Today’s gospel lesson (John 13:21-32) goes one sentence further than I expected it to. But by doing so, it’s made all the difference.
In John’s gospel account, there isn’t as much secrecy about who will betray Jesus. In the other versions of the story, who the betrayer isn’t as public. In this account, Jesus tells John that the person he gives this piece of bread to is the one, and then he clearly gives the piece to Judas. For whatever reason, though, the disciples at the table still don’t completely get it. They think that maybe Judas got up and ran out to go and buy some provisions for the Passover feast. Or maybe they just can’t believe what Jesus has just told them.
When I get to the last line of this gospel lesson, however, I’m as clueless as the disciples. As soon as Judas has left the room, Jesus’ response is to say, “Now the Son of Man has been glorified, and God has been glorified in him. If God has been glorified in him, God will also glorify him in himself and will glorify him at once.” For Jesus, the connection is clear. Judas’ departure and betrayal are the means by which God is glorified. That is, Jesus’ upcoming passion and death are the way that God will glorify himself and his son. That makes sense, but I wouldn’t have been so bold as to say that the betrayer himself makes that happen.
I like to look for evidence of God’s will in a particular circumstance, but that doesn’t mean I’m always able to find it. In this story, however, Jesus shows a remarkable ability to name the instrument of treachery as the instrument of God’s glorification. In this gospel lesson, God isn’t just sitting back, waiting on us to give him our worst so that he can then take it and transform it by his will. Instead, he is directing and guiding each action—as if every move on the chess board of life is his plan.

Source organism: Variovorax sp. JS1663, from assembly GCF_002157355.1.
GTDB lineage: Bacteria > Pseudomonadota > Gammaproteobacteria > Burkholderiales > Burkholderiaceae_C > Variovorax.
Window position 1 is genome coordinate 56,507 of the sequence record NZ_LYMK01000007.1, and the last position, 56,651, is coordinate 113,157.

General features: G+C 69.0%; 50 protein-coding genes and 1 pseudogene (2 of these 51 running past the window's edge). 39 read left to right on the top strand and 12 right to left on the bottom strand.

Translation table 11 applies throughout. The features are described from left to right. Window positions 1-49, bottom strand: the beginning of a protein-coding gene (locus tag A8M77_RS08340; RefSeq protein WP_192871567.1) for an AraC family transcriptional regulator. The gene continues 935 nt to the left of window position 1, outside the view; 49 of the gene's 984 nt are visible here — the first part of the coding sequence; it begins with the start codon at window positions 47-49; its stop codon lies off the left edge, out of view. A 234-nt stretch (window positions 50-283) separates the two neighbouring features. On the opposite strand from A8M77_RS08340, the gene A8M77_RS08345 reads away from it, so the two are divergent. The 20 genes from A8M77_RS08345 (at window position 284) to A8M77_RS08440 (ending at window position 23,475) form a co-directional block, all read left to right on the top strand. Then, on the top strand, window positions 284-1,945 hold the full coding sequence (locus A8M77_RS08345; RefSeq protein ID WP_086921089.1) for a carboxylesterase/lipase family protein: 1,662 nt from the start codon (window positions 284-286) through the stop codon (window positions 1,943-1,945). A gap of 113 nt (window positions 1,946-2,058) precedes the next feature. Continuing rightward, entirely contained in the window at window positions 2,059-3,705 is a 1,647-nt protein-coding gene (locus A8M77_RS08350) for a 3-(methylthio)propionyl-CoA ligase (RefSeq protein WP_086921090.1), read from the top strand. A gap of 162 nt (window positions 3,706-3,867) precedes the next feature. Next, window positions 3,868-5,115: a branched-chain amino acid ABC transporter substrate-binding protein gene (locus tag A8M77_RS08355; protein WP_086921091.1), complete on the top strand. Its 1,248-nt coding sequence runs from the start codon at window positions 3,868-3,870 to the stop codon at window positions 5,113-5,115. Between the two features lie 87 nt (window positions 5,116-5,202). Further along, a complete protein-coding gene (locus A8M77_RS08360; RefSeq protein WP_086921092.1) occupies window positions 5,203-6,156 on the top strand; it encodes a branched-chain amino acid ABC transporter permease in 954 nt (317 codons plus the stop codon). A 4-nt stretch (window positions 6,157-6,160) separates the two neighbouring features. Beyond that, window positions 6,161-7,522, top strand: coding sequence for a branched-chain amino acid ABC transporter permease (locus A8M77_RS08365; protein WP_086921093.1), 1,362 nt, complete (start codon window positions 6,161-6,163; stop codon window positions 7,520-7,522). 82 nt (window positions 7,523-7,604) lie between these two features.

The early church had to figure out what to do with Judas. There would have been a lingering question: “If Jesus really was God’s son, why would he have picked Judas to be his disciple?” This story is the answer. For God to be glorified through Jesus’ death, someone must have given him over to death. Judas is that someone. We can denigrate his memory by saying he used to steal from the purse or that he went out and hung himself. But Jesus himself seems to redeem even his betrayer.
Does God have his hand on evil acts? Maybe a better question is this: what is evil, really? Or maybe an even better question is this: can anything—good or bad—escape God’s will?